Navigating the labyrinth of the code of ordinances of a large, politically diverse municipality can be challenging. Just ask the owners of apartment complexes in Dallas, Texas. The managers and owners of multi-family real estate in the ninth largest city in the United States face even greater challenges in the form of recent recommendations from the City Council’s Housing Committee.
The Housing Committee conducted hearings among constituents regarding the standards of apartments in the Dallas and later made recommendations to the city’s professional staff on a wide range of issues. In spite of the staff’s opposition, these recommendations were sent to the entire Council for debate.
Some of these recommendations, which were opposed by The Apartment Association of Greater Dallas the trade association for apartment owners in the city, would lead to dramatic increases in the cost of maintenance of apartment complexes. Ironically, these expenses would most likely be passed on to apartment renters, hurting many of the people they were designed to help.
The Dallas Code of Ordinances
Kimberly Sims is a member in the Dallas-based law firm Palter Stokley Sims PLLC, and she represents landlords and managers in landlord/tenant disputes. Recently, she offered insights on the city’s proposed Code of Ordinances for Minimum Housing Standards and the implications in dealing with this code.
“These are the standards by which multi-family complex owners must comply in the managing and maintenance of their properties,” she said.
What does Sims think about the recent recommendations presented by the Housing committee of the council?
“In the broad scheme of things, everyone wants people who live in apartment complexes to be treated well,” she said. “We also want them to have remedies when the standards are not met and we want all owners to follow these standards. But I’m not convinced that we need to specifically dictate all of the standards – down to the minutia – in order to ensure that.”
“There will always be outliers in any industry – on the one side the great apartment owners who treat their tenants in the same way they treat their family members — and then – on the other — those owners who won’t follow any standards even if told by ordinance to do so. The latter causes these specific requirements to be put in place even though they are the ones who need to be regulated but likely also the ones who won’t follow them.
“As with all things in law, there is a pendulum,” she noted. “And the pendulum appears to be swinging towards forcing landlords to adhere to stricter policies. Because of the costs associated with these policies and the impractical nature of some of them, these recommendations should be modified.”
Some Recommendations are Misguided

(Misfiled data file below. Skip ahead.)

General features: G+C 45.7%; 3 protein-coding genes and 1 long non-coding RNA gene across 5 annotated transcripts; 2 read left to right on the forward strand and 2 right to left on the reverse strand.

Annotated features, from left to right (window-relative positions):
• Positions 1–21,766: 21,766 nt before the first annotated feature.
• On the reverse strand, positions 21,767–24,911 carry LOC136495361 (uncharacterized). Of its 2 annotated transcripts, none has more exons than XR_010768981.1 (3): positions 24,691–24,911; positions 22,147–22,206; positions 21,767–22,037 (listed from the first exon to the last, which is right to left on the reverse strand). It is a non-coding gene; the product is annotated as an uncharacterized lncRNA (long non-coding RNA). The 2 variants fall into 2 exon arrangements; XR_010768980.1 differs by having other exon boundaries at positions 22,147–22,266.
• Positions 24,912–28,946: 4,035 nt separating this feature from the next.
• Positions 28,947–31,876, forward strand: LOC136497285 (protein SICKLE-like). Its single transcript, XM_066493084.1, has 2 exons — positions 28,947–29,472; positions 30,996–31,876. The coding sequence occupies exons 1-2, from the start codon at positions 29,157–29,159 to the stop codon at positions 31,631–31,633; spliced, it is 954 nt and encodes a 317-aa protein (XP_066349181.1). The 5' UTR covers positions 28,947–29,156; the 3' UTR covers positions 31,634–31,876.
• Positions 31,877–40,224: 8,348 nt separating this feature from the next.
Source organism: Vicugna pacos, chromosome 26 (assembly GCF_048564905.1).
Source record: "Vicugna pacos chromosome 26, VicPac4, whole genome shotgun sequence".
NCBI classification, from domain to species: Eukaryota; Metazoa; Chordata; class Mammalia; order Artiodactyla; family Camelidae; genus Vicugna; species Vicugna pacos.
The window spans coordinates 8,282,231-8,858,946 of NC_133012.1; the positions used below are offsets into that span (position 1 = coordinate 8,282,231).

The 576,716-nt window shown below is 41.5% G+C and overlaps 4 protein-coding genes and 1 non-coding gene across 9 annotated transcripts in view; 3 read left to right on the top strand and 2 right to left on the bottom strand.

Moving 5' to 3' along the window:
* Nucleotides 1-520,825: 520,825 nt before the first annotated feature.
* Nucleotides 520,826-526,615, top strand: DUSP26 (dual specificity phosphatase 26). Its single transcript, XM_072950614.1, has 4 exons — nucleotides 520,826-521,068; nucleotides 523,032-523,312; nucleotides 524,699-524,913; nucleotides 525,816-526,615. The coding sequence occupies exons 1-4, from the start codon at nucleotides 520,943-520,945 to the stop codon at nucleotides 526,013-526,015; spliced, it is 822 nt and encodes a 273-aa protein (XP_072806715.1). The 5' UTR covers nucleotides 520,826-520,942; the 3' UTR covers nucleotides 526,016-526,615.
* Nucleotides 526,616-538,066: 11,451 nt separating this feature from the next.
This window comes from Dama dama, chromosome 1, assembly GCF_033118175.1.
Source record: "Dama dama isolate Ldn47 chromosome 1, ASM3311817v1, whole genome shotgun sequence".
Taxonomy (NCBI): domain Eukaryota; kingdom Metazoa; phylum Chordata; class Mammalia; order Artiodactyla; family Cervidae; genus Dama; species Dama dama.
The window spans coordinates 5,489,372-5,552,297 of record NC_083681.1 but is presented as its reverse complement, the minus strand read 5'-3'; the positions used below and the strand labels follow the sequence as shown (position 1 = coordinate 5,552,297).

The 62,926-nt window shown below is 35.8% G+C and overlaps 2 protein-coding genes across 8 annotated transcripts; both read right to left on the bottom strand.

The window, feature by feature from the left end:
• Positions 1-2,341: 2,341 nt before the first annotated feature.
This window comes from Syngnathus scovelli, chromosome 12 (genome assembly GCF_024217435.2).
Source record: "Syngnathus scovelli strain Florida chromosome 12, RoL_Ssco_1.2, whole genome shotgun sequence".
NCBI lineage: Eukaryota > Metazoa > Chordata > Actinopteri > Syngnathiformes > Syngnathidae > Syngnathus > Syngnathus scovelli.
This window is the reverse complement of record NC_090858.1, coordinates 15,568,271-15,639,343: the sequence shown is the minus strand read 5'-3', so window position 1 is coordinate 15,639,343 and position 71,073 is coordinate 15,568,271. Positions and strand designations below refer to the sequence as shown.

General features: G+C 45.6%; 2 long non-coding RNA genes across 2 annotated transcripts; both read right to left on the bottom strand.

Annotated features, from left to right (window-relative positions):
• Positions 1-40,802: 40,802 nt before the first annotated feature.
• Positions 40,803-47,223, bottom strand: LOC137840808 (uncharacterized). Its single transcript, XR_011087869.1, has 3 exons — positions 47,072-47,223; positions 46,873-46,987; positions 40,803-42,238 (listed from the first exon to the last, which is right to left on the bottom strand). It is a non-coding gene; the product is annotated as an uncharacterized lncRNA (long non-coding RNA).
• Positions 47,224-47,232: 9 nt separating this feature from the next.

“Several of the proposed provisions stand out as burdensome and impractical,” Sims said. “For example, the requirement that HVAC units in every apartment cool to a minimum of 80 degrees. This may seem to be reasonable. However, these apartments are in Texas and we all know that it’s hard to get AC down to 80 when it’s 108 outside.
“Most air-conditioning systems – even in single-family dwellings – cannot cool more than 20 degrees from the outside temperature. So why do we expect landlords to be able to make that happen?” she asked.
“If this is included in the ordinance, and the cooling requirement is not met, what happens? If an apartment owner has 180 units and the inspector (inspections are provided for in the ordinance) finds the cooling requirement is not being met on a hot summer day, does the owner have to immediately replace all 180 units? This is not practical.
“The standards in these proposals will also lead to excessive costs,” she said. “This means that owners are either not going to comply because they can’t comply for the entire complex at one time, or they risk fines being assessed against them.
“The real concern, on both sides of these issues is ‘what happens as a result of these restrictive ordinances,” she asked. “Are the increases in costs for meeting these standards passed on to the tenant? The likely result is yes. There is a strong probability that these recommendations, if passed, will result in higher rents for the very people they were passed to help.”
Input of Apartment Owners
There is some availability for apartment owners to provide input as to the proposed ordinances. Sims explains.
“There was a request for the city for input from management companies and owners of apartment complexes and that has been supplied by these groups,” she said. “Hopefully, that will result in modifications to these ordinances that are more reasonable.
“There is also an effort on the part of management companies and owners to clarify the process of inspections. For example, how often will these inspections occur? Will the city inspect owners who have had more violations in the past more frequently?
“An apartment owner is less likely to be inspected if his complex has less tenant complaints,” she noted. “As a practical matter, it is important for the landlord to be one of those who is complying, to the best of its ability. For example, if you can’t replace every air-conditioner and every water heater in your complex, you can set a schedule for replacing the faulty ones.
“Most importantly, as a practical matter, owners must try to stay off the city’s radar,” she said. “An apartment complex that is cited will be re-inspected, perhaps multiple times.”
If you have legal questions about landlord/tenant matters, contact Kimberly Sims. The phone number is 214.888.3110.